Bom dia/Boa tarde/ Boa noite
Good morning/ Good afternoon/ Good night
It’s common courtesy to greet the people you pass with an exclamation of good wishes, and the Portuguese use these phrases everywhere including stores, restaurants, museums, and social settings with friends. Not doing so (and failing to reply) is considered rude, so be sure to keep these three sayings in the back of your mind.
Excuse me (when passing by people)
Sometimes, walking through the crowd is difficult to do, but a simple ‘excuse me’ can help. True, Portugal doesn’t get as much tourism as France or Spain, and Lisbon is one of the most easygoing capitals in the world, but crowds still gather in popular spots (like sunset parties or soccer events). Also, when you say ‘com licença’, Portuguese people will listen and step aside. Remember that a ‘c’ followed by an ‘e’ or ‘i’ is soft (makes an s sound), as you should also do with the ç.
Onde fica a casa de banho?
Where is the bathroom?
There are some phrases that travellers should always know when visiting a new country, and asking for the bathroom is one.
An expression of longing in the first person
This isn’t a phrase that visitors will be expected to use, but it is one that they may hear. Saudade is a word in Portuguese that has no real translation in English. It’s used to express a mixture of longing, love, sadness and melancholy, and is often described as one of the most beautiful phrases in spoken language.
Está tudo fixe
Everything is good/cool
This is a nice and common way to say that you’re happy with the service or with your surroundings. Saying this to a local/server/bartender may also surprise them in a good way; while tourists usually know the most basic words like olá, bom, and mal, they don’t always know words like fixe (pronounced ‘feesh’).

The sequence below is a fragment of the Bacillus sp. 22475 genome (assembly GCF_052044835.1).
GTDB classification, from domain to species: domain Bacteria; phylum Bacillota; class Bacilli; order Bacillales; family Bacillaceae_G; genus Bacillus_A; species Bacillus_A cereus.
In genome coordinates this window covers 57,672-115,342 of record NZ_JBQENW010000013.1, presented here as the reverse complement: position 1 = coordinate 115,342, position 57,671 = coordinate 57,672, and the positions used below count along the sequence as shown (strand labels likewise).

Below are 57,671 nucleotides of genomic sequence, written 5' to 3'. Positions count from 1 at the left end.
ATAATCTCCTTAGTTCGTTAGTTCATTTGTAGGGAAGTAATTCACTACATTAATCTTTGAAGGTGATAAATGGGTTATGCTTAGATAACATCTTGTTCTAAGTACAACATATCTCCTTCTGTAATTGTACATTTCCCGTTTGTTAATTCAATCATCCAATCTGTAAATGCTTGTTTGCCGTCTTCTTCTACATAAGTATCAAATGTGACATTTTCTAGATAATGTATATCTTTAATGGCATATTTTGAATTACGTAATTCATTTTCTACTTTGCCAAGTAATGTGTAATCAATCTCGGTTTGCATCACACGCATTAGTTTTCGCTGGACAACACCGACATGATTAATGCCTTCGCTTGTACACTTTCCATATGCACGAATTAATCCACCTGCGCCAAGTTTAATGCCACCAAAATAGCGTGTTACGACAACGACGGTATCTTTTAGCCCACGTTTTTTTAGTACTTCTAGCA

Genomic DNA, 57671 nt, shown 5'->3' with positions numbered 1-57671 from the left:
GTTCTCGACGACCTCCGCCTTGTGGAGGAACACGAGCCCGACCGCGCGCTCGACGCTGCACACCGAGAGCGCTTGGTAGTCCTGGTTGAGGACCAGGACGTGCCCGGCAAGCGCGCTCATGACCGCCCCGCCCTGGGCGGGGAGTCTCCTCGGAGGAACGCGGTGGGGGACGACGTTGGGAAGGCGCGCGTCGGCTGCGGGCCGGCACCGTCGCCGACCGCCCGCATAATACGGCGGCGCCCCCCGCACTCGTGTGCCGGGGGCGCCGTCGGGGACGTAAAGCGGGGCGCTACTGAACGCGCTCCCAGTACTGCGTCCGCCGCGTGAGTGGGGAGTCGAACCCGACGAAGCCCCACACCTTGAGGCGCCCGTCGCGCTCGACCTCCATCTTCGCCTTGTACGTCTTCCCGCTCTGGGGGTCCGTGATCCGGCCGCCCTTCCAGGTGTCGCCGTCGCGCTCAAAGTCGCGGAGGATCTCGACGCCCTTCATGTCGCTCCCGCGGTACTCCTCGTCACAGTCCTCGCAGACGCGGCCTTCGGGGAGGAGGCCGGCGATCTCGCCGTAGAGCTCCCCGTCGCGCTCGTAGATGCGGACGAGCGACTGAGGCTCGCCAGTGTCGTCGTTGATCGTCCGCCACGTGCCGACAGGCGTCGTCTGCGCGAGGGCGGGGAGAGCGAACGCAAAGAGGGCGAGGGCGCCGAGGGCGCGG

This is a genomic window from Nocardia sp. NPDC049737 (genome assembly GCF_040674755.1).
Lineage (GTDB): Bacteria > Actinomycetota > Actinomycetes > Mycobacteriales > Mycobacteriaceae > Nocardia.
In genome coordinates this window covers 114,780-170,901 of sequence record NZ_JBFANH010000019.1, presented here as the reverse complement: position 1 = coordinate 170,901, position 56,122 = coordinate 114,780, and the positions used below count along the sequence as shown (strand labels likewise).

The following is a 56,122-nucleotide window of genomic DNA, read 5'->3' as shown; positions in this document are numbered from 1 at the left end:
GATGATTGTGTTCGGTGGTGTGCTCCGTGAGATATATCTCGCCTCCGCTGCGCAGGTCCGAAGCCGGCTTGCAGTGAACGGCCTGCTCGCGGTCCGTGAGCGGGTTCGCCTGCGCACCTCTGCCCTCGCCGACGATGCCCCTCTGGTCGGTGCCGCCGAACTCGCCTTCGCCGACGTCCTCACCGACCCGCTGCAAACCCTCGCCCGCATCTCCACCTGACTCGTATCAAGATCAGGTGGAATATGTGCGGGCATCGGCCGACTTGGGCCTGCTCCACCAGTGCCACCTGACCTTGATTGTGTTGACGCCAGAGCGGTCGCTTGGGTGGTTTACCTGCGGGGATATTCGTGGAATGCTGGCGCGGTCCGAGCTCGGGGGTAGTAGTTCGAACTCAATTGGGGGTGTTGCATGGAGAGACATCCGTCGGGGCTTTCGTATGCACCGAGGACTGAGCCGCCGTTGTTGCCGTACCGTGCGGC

A simple thank you can go a long way. Men should say it with the ‘o’ at the end and women with the ‘a’ since this word (like many others in the Portuguese language) are influenced by gender. When saying ‘thank you’ as a group, the masculine form is used.
Cheers! To good health!
Viva is one of those words that has different meanings. It can be used to express ‘live’ as in ‘he lives for this’. As an exclamation, however, it is a common way to say ‘cheers’! In Portugal, a glass of wine or beer is common with meals and during social hours, so knowing how to say cheers will undoubtedly come in handy.
A que horas abre/fecha?
What time do you open/close?
This will help when figuring out restaurant hours since most (that are outside of the touristy city centres) close midday.
Uma bica, por favor.
One espresso, please.
It’s also possible to say ‘um café, por favor,’ but where is the fun in that? Using the word bica will have a tourist sounding more like a local from Lisbon. As for requesting coffee, few countries live the café culture like the Portuguese and these little shops are ubiquitous. The espresso is also quite good.
Quero o vinho da casa.
I want the house wine.
The popularity of Portuguese wine speaks for itself, and ordering the house wine while dining out should generally steer you in the right direction. Restaurants normally offer both white (branco) and red (tinto), but some establishments also offer green wine (Vinho Verde). Not only is it good, but a glass of house wine normally costs between one and two euros. Not bad!